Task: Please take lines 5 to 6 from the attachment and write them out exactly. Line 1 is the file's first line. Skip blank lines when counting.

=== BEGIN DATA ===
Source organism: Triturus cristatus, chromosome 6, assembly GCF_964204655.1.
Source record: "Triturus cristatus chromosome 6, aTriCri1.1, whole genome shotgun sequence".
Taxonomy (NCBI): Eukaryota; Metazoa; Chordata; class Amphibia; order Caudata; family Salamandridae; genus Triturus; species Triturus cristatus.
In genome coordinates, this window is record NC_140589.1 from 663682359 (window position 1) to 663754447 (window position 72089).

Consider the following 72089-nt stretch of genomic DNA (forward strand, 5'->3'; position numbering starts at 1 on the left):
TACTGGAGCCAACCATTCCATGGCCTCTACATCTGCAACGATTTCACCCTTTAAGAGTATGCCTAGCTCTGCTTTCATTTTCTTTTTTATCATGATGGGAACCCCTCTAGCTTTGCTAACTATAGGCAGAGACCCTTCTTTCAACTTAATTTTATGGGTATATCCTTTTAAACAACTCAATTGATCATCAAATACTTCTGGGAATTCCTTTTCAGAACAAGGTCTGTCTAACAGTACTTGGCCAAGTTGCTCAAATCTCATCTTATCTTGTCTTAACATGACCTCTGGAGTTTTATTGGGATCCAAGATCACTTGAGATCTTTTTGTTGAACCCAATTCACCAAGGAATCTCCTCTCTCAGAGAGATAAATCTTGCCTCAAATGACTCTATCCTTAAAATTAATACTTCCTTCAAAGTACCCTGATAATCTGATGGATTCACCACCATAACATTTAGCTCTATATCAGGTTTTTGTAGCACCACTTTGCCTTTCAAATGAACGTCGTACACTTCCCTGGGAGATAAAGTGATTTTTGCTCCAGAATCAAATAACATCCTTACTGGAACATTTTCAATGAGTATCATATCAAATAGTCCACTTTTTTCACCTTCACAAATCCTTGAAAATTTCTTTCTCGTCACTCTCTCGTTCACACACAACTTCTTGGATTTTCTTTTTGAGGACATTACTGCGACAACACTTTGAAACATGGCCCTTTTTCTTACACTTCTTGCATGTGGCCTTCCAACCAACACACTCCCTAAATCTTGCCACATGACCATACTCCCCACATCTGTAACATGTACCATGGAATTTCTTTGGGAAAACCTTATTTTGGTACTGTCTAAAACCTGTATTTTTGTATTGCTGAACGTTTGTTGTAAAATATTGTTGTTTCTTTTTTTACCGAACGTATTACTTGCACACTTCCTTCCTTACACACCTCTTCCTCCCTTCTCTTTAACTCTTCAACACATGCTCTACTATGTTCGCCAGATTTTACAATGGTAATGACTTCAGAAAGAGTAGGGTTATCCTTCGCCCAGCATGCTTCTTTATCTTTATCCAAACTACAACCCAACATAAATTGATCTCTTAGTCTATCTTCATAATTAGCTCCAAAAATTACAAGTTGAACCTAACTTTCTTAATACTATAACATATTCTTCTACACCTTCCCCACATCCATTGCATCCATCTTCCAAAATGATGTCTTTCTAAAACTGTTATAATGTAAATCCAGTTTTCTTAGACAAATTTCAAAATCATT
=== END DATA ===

Consider the following 72089-nt stretch of genomic DNA (forward strand, 5'->3'; position numbering starts at 1 on the left):
TACTGGAGCCAACCATTCCATGGCCTCTACATCTGCAACGATTTCACCCTTTAAGAGTATGCCTAGCTCTGCTTTCATTTTCTTTTTTATCATGATGGGAACCCCTCTAGCTTTGCTAACTATAGGCAGAGACCCTTCTTTCAACTTAATTTTATGGGTATATCCTTTTAAACAACTCAATTGATCATCAAATACTTCTGGGAATTCCTTTTCAGAACAAGGTCTGTCTAACAGTACTTGGCCAAGTTGCTCAAATCTCATCTTATCTTGTCTTAACATGACCTCTGGAGTTTTATTGGGATCCAAGATCACTTGAGATCTTTTTGTTGAACCCAATTCACCAAGGAATCTCCTCTCTCAGAGAGATAAATCTTGCCTCAAATGACTCTATCCTTAAAATTAATACTTCCTTCAAAGTACCCTGATAATCTGATGGATTCACCACCATAACATTTAGCTCTATATCAGGTTTTTGTAGCACCACTTTGCCTTTCAAATGAACGTCGTACACTTCCCTGGGAGATAAAGTGATTTTTGCTCCAGAATCAAATAACATCCTTACTGGAACATTTTCAATGAGTATCATATCAAATAGTCCACTTTTTTCACCTTCACAAATCCTTGAAAATTTCTTTCTCGTCACTCTCTCGTTCACACACAACTTCTTGGATTTTCTTTTTGAGGACATTACTGCGACAACACTTTGAAACATGGCCCTTTTTCTTACACTTCTTGCATGTGGCCTTCCAACCAACACACTCCCTAAATCTTGCCACATGACCATACTCCCCACATCTGTAACATGTACCATGGAATTTCTTTGGGAAAACCTTATTTTGGTACTGTCTAAAACCTGTATTTTTGTATTGCTGAACGTTTGTTGTAAAATATTGTTGTTTCTTTTTTTACCGAACGTATTACTTGCACACTTCCTTCCTTACACACCTCTTCCTCCCTTCTCTTTAACTCTTCAACACATGCTCTACTATGTTCGCCAGATTTTACAATGGTAATGACTTCAGAAAGAGTAGGGTTATCCTTCGCCCAGCATGCTTCTTTATCTTTATCCAAACTACAACCCAACATAAATTGATCTCTTAGTCTATCTTCATAATTAGCTCCAAAAATTACAAGTTGAACCTAACTTTCTTAATACTATAACATATTCTTCTACACCTTCCCCACATCCATTGCATCCATCTTCCAAAATGATGTCTTTCTAAAACTGTTATAATGTAAATCCAGTTTTCTTAGACAAATTTCAAAATCATT